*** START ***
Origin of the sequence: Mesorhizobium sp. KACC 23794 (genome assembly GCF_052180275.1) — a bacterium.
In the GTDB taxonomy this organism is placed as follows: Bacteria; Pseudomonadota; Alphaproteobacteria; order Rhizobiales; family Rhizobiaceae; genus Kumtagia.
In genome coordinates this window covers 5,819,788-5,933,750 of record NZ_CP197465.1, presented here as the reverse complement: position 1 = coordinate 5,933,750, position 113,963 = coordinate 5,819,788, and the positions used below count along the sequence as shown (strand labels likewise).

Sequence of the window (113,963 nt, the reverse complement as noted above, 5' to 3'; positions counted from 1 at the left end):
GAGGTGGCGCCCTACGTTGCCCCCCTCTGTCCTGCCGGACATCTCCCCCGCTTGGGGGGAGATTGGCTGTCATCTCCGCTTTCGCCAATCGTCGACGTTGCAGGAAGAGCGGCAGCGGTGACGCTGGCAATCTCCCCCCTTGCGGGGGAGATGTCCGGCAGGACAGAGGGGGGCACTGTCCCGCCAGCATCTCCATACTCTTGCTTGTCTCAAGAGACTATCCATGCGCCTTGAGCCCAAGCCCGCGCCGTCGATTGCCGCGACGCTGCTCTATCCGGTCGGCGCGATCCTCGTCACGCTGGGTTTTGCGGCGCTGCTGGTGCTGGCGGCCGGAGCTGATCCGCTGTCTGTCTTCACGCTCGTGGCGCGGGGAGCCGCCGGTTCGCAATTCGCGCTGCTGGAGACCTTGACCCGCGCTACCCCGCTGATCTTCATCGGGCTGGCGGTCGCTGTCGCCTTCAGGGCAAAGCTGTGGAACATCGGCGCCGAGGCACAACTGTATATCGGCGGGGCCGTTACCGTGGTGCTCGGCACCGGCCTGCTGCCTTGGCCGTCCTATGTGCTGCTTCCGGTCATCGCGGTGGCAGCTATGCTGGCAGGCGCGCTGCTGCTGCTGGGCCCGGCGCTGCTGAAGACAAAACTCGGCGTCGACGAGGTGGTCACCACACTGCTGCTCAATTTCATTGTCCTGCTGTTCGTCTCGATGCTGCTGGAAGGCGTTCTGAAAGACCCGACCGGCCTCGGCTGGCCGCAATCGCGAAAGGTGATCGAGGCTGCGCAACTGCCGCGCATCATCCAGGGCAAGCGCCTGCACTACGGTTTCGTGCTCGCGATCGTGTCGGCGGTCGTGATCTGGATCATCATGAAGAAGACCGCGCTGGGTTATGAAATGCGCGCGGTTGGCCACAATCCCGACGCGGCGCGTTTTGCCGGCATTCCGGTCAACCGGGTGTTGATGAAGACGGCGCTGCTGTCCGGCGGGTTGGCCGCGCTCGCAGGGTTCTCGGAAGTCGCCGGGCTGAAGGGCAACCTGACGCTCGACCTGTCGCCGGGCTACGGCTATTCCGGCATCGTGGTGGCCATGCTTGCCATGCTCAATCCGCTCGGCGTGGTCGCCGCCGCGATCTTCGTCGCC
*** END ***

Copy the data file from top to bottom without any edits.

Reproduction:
Origin of the sequence: Mesorhizobium sp. KACC 23794 (genome assembly GCF_052180275.1) — a bacterium.
In the GTDB taxonomy this organism is placed as follows: Bacteria; Pseudomonadota; Alphaproteobacteria; order Rhizobiales; family Rhizobiaceae; genus Kumtagia.
In genome coordinates this window covers 5,819,788-5,933,750 of record NZ_CP197465.1, presented here as the reverse complement: position 1 = coordinate 5,933,750, position 113,963 = coordinate 5,819,788, and the positions used below count along the sequence as shown (strand labels likewise).

Sequence of the window (113,963 nt, the reverse complement as noted above, 5' to 3'; positions counted from 1 at the left end):
GAGGTGGCGCCCTACGTTGCCCCCCTCTGTCCTGCCGGACATCTCCCCCGCTTGGGGGGAGATTGGCTGTCATCTCCGCTTTCGCCAATCGTCGACGTTGCAGGAAGAGCGGCAGCGGTGACGCTGGCAATCTCCCCCCTTGCGGGGGAGATGTCCGGCAGGACAGAGGGGGGCACTGTCCCGCCAGCATCTCCATACTCTTGCTTGTCTCAAGAGACTATCCATGCGCCTTGAGCCCAAGCCCGCGCCGTCGATTGCCGCGACGCTGCTCTATCCGGTCGGCGCGATCCTCGTCACGCTGGGTTTTGCGGCGCTGCTGGTGCTGGCGGCCGGAGCTGATCCGCTGTCTGTCTTCACGCTCGTGGCGCGGGGAGCCGCCGGTTCGCAATTCGCGCTGCTGGAGACCTTGACCCGCGCTACCCCGCTGATCTTCATCGGGCTGGCGGTCGCTGTCGCCTTCAGGGCAAAGCTGTGGAACATCGGCGCCGAGGCACAACTGTATATCGGCGGGGCCGTTACCGTGGTGCTCGGCACCGGCCTGCTGCCTTGGCCGTCCTATGTGCTGCTTCCGGTCATCGCGGTGGCAGCTATGCTGGCAGGCGCGCTGCTGCTGCTGGGCCCGGCGCTGCTGAAGACAAAACTCGGCGTCGACGAGGTGGTCACCACACTGCTGCTCAATTTCATTGTCCTGCTGTTCGTCTCGATGCTGCTGGAAGGCGTTCTGAAAGACCCGACCGGCCTCGGCTGGCCGCAATCGCGAAAGGTGATCGAGGCTGCGCAACTGCCGCGCATCATCCAGGGCAAGCGCCTGCACTACGGTTTCGTGCTCGCGATCGTGTCGGCGGTCGTGATCTGGATCATCATGAAGAAGACCGCGCTGGGTTATGAAATGCGCGCGGTTGGCCACAATCCCGACGCGGCGCGTTTTGCCGGCATTCCGGTCAACCGGGTGTTGATGAAGACGGCGCTGCTGTCCGGCGGGTTGGCCGCGCTCGCAGGGTTCTCGGAAGTCGCCGGGCTGAAGGGCAACCTGACGCTCGACCTGTCGCCGGGCTACGGCTATTCCGGCATCGTGGTGGCCATGCTTGCCATGCTCAATCCGCTCGGCGTGGTCGCCGCCGCGATCTTCGTCGCC